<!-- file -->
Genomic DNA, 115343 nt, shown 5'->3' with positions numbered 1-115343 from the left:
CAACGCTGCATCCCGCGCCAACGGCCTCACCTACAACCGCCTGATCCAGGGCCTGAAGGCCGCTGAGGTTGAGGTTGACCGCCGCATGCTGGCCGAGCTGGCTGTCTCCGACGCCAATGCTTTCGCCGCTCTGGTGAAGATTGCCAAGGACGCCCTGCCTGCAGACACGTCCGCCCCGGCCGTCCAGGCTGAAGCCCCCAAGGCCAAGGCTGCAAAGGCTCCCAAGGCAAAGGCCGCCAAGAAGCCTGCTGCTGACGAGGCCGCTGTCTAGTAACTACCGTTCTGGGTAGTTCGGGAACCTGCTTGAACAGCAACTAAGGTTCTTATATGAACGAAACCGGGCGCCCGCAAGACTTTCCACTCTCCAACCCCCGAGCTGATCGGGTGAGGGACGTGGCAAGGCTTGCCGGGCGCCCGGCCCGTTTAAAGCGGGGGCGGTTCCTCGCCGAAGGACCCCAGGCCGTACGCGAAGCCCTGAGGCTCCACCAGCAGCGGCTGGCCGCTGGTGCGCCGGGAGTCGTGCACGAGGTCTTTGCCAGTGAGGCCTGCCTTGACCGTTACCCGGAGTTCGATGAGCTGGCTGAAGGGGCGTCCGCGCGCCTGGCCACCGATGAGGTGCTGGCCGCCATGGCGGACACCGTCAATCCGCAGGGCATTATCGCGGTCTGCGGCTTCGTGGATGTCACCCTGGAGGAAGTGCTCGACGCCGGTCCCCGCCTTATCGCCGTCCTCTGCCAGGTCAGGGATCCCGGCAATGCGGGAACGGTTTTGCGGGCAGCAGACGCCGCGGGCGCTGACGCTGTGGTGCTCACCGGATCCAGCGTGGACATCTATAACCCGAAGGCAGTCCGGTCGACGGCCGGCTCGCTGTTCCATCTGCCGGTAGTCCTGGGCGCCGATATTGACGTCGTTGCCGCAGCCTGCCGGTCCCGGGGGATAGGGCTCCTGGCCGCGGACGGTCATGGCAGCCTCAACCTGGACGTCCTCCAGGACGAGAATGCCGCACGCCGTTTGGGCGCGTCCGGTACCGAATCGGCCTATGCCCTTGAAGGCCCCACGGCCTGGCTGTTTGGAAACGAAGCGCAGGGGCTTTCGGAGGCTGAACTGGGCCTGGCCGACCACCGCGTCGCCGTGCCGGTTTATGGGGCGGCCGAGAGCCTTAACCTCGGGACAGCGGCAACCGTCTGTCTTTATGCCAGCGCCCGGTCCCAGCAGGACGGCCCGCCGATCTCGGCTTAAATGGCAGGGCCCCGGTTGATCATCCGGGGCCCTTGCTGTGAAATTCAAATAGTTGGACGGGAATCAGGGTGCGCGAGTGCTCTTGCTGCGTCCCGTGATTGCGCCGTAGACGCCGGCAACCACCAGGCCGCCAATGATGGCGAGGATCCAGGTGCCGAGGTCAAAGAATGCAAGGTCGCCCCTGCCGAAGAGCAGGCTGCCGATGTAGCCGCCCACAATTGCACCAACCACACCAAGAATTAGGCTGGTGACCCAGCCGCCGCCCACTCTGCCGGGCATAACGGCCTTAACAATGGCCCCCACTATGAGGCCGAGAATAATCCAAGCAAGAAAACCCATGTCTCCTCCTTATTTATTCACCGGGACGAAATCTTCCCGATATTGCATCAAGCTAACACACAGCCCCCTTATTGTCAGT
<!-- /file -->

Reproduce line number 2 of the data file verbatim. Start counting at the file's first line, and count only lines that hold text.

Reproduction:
CAACGCTGCATCCCGCGCCAACGGCCTCACCTACAACCGCCTGATCCAGGGCCTGAAGGCCGCTGAGGTTGAGGTTGACCGCCGCATGCTGGCCGAGCTGGCTGTCTCCGACGCCAATGCTTTCGCCGCTCTGGTGAAGATTGCCAAGGACGCCCTGCCTGCAGACACGTCCGCCCCGGCCGTCCAGGCTGAAGCCCCCAAGGCCAAGGCTGCAAAGGCTCCCAAGGCAAAGGCCGCCAAGAAGCCTGCTGCTGACGAGGCCGCTGTCTAGTAACTACCGTTCTGGGTAGTTCGGGAACCTGCTTGAACAGCAACTAAGGTTCTTATATGAACGAAACCGGGCGCCCGCAAGACTTTCCACTCTCCAACCCCCGAGCTGATCGGGTGAGGGACGTGGCAAGGCTTGCCGGGCGCCCGGCCCGTTTAAAGCGGGGGCGGTTCCTCGCCGAAGGACCCCAGGCCGTACGCGAAGCCCTGAGGCTCCACCAGCAGCGGCTGGCCGCTGGTGCGCCGGGAGTCGTGCACGAGGTCTTTGCCAGTGAGGCCTGCCTTGACCGTTACCCGGAGTTCGATGAGCTGGCTGAAGGGGCGTCCGCGCGCCTGGCCACCGATGAGGTGCTGGCCGCCATGGCGGACACCGTCAATCCGCAGGGCATTATCGCGGTCTGCGGCTTCGTGGATGTCACCCTGGAGGAAGTGCTCGACGCCGGTCCCCGCCTTATCGCCGTCCTCTGCCAGGTCAGGGATCCCGGCAATGCGGGAACGGTTTTGCGGGCAGCAGACGCCGCGGGCGCTGACGCTGTGGTGCTCACCGGATCCAGCGTGGACATCTATAACCCGAAGGCAGTCCGGTCGACGGCCGGCTCGCTGTTCCATCTGCCGGTAGTCCTGGGCGCCGATATTGACGTCGTTGCCGCAGCCTGCCGGTCCCGGGGGATAGGGCTCCTGGCCGCGGACGGTCATGGCAGCCTCAACCTGGACGTCCTCCAGGACGAGAATGCCGCACGCCGTTTGGGCGCGTCCGGTACCGAATCGGCCTATGCCCTTGAAGGCCCCACGGCCTGGCTGTTTGGAAACGAAGCGCAGGGGCTTTCGGAGGCTGAACTGGGCCTGGCCGACCACCGCGTCGCCGTGCCGGTTTATGGGGCGGCCGAGAGCCTTAACCTCGGGACAGCGGCAACCGTCTGTCTTTATGCCAGCGCCCGGTCCCAGCAGGACGGCCCGCCGATCTCGGCTTAAATGGCAGGGCCCCGGTTGATCATCCGGGGCCCTTGCTGTGAAATTCAAATAGTTGGACGGGAATCAGGGTGCGCGAGTGCTCTTGCTGCGTCCCGTGATTGCGCCGTAGACGCCGGCAACCACCAGGCCGCCAATGATGGCGAGGATCCAGGTGCCGAGGTCAAAGAATGCAAGGTCGCCCCTGCCGAAGAGCAGGCTGCCGATGTAGCCGCCCACAATTGCACCAACCACACCAAGAATTAGGCTGGTGACCCAGCCGCCGCCCACTCTGCCGGGCATAACGGCCTTAACAATGGCCCCCACTATGAGGCCGAGAATAATCCAAGCAAGAAAACCCATGTCTCCTCCTTATTTATTCACCGGGACGAAATCTTCCCGATATTGCATCAAGCTAACACACAGCCCCCTTATTGTCAGT